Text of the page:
- If you have diabetes, you may need to check your blood glucose levels more regularly as ciprofloxacin may affect the levels of sugar in your blood.
- If you still feel unwell after completing your course of this antibiotic, make another appointment to see your doctor.
- Some people develop thrush (redness and itching in the mouth or vagina) after taking a course of antibiotics. If you think you have thrush, speak with your doctor or pharmacist for advice.
- This antibiotic may stop the oral typhoid vaccine from working. If you are having any vaccinations, make sure the person treating you knows that you are taking this medicine.
Can ciprofloxacin cause problems?
Along with their useful effects, most medicines can cause unwanted side-effects although not everyone experiences them. These usually improve as your body adjusts to the new medicine, but speak with your doctor or pharmacist if any of the following side-effects continue or become troublesome.
|Common side-effects - these affect less than 1 in 10 people who take this medicine||What can I do if I experience this|
|Feeling or being sick, indigestion, abdominal pain, and wind||Eat little and often. Stick to simple or bland foods|
|Diarrhoea||Drink plenty of water to replace lost fluids. If the diarrhoea is severe or continues to be a problem, speak with your pharmacist or doctor|
|Headache||Ask your pharmacist to recommend a suitable painkiller. If the headache continues, speak with your doctor|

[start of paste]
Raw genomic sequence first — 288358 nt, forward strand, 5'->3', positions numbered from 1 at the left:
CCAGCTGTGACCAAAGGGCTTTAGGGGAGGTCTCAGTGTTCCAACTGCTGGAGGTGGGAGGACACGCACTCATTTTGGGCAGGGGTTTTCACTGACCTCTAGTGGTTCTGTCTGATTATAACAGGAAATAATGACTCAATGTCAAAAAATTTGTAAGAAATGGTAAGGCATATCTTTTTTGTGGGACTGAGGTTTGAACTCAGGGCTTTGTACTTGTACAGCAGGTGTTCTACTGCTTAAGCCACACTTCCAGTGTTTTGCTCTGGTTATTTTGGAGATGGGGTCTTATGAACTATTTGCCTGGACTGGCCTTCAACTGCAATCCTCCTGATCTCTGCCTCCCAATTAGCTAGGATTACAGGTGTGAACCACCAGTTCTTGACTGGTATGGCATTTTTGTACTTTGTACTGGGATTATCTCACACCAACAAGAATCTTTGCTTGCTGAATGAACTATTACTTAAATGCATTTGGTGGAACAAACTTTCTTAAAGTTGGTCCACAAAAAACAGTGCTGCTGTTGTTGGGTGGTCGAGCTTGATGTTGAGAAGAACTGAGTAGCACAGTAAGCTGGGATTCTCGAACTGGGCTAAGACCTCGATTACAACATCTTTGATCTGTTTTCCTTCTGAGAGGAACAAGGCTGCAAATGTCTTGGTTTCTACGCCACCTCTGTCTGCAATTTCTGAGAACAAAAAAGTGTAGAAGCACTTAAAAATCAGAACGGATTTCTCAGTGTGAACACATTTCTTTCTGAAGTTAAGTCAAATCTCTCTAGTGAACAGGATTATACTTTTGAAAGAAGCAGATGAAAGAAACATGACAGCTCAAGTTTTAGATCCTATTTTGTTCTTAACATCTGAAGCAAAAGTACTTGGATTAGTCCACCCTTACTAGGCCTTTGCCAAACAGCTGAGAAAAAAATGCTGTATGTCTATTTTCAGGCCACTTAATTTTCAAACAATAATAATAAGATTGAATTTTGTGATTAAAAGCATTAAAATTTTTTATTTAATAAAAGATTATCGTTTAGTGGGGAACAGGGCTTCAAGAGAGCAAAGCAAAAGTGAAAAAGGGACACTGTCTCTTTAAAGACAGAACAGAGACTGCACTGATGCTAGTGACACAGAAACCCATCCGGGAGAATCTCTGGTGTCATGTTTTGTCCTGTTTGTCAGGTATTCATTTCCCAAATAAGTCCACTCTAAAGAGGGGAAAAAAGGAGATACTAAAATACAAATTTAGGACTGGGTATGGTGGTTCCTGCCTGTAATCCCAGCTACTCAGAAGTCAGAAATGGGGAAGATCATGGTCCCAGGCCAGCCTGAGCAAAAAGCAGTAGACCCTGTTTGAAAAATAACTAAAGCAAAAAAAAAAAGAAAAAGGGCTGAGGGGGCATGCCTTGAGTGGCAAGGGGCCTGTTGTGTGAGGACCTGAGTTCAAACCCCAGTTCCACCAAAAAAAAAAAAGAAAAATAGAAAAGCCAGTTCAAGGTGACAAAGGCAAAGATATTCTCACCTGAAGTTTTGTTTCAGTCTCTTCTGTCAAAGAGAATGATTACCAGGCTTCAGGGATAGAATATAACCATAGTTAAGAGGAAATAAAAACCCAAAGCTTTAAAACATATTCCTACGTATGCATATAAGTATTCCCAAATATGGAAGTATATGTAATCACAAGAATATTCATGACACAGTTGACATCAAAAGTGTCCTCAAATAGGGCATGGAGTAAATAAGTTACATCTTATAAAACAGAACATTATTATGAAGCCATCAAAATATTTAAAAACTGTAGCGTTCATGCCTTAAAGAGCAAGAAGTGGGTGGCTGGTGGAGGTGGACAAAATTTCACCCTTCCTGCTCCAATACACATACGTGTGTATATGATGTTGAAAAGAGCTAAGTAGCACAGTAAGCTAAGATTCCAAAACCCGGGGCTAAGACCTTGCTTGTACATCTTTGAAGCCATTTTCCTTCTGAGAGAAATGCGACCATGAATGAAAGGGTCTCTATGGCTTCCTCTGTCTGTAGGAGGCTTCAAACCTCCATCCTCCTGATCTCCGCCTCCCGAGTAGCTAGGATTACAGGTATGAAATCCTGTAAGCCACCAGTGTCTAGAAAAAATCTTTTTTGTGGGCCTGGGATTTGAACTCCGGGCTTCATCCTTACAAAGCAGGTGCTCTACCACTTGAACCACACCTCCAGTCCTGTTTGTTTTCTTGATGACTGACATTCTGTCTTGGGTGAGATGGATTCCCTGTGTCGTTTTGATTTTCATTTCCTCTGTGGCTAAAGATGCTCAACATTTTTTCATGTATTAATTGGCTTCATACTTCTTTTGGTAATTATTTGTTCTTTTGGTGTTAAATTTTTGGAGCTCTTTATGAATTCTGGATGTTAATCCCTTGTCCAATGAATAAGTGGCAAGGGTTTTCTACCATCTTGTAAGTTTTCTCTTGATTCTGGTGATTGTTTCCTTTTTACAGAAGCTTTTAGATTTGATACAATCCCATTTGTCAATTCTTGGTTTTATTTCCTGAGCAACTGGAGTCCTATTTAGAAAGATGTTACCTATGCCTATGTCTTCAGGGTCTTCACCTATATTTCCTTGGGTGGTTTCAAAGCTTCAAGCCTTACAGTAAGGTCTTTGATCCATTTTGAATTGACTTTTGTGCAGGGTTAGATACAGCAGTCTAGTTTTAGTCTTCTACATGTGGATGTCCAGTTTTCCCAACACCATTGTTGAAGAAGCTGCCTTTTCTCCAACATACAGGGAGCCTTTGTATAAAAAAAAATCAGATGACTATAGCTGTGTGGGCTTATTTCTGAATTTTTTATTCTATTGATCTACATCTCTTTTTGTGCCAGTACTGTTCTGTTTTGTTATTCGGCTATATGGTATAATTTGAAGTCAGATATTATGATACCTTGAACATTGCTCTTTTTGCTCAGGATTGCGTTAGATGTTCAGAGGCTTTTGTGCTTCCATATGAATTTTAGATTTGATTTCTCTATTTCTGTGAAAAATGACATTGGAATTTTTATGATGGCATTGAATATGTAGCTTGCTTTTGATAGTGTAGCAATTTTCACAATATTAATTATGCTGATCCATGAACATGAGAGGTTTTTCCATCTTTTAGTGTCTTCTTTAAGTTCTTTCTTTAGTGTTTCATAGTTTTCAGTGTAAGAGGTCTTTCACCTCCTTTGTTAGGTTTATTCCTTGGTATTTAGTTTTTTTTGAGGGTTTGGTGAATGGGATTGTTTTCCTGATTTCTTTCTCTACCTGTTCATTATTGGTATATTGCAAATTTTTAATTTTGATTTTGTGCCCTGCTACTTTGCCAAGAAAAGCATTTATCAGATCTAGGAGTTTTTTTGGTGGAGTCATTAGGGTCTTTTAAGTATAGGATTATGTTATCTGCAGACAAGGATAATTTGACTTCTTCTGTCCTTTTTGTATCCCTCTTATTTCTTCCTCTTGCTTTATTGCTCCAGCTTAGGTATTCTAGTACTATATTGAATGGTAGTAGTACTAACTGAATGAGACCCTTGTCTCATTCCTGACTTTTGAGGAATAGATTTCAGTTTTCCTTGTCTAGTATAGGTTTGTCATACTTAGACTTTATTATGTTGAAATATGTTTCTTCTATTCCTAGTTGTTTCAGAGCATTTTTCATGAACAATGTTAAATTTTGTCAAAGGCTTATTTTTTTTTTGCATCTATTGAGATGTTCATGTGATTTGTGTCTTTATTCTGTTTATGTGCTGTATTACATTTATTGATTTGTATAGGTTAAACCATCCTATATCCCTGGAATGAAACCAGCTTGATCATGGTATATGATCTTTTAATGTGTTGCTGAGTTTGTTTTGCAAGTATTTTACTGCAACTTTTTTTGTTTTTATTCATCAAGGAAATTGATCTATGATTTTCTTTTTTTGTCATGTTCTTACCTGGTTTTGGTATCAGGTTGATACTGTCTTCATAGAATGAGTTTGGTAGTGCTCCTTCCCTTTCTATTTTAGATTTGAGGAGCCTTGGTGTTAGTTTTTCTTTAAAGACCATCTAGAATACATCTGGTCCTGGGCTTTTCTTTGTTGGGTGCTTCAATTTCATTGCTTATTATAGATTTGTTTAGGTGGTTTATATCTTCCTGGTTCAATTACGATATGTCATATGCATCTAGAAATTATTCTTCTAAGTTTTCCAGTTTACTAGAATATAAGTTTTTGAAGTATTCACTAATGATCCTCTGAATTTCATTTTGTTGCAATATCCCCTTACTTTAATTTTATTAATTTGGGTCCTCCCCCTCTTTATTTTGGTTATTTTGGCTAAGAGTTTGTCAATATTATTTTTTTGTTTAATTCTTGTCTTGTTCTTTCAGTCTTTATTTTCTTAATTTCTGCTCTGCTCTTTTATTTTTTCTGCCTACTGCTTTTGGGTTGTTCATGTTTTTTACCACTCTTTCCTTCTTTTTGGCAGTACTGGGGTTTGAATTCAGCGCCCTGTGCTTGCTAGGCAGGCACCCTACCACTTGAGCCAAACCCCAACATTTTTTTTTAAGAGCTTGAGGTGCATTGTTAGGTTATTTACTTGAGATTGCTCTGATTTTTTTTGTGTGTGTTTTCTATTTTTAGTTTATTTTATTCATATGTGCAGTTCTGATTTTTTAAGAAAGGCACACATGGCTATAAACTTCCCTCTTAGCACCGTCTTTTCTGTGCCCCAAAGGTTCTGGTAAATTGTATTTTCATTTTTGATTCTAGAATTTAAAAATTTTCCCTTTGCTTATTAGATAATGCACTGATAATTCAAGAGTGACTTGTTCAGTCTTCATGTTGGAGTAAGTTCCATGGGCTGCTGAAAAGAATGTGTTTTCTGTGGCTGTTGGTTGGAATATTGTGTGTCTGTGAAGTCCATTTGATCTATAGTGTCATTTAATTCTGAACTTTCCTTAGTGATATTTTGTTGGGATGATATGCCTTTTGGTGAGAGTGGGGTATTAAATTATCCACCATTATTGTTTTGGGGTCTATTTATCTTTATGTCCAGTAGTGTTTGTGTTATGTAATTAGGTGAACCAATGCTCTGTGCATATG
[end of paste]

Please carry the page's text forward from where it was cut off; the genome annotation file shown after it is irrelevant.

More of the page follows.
|Dizziness, drowsiness||If affected, do not drive or operate machinery|
Important: If you develop any of the following rare symptoms, contact your doctor for advice straight away:
- Swelling of your tongue, mouth, or face, or any problems with your breathing.
- A severe rash.
- Pain or inflammation in your joints (particularly in your hips, knees or ankles).
If you experience any other symptoms which you think may be due to this medicine, speak with your doctor or pharmacist for advice.
How to store ciprofloxacin
- Keep all medicines out of the reach and sight of children.
- Store in a cool, dry place, away from direct heat and light.
Important information about all medicines
Further reading & references
- British National Formulary; 62nd Edition (Sep 2011) British Medical Association and Royal Pharmaceutical Society of Great Britain, London
- Manufacturer's PIL, Ciproxin® Tablets 500mg; Manufacturer's PIL, Ciproxin® Tablets 500mg, Bayer plc, electronic Medicines Compendium. Dated April 2010.
Disclaimer: This article is for information only and should not be used for the diagnosis or treatment of medical conditions. EMIS has used all reasonable care in compiling the information but make no warranty as to its accuracy. Consult a doctor or other health care professional for diagnosis and treatment of medical conditions. For details see our conditions.
|Original Author: Helen Allen||Current Version: Helen Allen|
|Last Checked: 07/06/2011||Document ID: 3247 Version: 24||© EMIS|